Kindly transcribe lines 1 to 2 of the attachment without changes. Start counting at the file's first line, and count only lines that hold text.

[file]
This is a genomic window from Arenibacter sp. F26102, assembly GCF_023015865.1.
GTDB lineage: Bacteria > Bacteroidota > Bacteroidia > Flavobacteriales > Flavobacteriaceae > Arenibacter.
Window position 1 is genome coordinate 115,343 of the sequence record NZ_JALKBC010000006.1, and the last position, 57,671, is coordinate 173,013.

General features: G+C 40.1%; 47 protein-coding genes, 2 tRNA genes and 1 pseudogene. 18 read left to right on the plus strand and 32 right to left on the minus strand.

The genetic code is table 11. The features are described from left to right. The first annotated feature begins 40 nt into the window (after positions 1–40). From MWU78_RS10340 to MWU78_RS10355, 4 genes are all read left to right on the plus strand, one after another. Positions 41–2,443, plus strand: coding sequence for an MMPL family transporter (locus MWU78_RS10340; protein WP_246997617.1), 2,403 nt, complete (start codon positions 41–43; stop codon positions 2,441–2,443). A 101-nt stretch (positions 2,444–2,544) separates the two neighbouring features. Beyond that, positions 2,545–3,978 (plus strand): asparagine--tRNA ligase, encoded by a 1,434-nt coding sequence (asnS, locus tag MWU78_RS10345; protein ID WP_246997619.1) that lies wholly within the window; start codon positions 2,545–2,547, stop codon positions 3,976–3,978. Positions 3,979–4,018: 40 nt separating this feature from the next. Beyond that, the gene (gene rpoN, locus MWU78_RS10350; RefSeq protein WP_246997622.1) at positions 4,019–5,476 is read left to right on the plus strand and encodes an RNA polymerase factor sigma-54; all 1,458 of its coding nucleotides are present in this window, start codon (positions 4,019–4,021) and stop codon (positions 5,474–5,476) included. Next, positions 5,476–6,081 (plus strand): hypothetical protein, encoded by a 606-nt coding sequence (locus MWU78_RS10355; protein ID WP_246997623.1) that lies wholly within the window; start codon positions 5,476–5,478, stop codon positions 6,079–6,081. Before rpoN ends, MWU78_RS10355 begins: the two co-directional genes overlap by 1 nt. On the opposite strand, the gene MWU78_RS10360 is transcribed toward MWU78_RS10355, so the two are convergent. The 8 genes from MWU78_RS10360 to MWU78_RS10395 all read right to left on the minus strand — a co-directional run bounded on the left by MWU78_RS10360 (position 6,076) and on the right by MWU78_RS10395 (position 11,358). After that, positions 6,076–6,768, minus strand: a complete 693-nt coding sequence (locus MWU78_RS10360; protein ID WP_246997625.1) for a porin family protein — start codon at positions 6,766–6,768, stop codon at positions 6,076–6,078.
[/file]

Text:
This is a genomic window from Arenibacter sp. F26102, assembly GCF_023015865.1.
GTDB lineage: Bacteria > Bacteroidota > Bacteroidia > Flavobacteriales > Flavobacteriaceae > Arenibacter.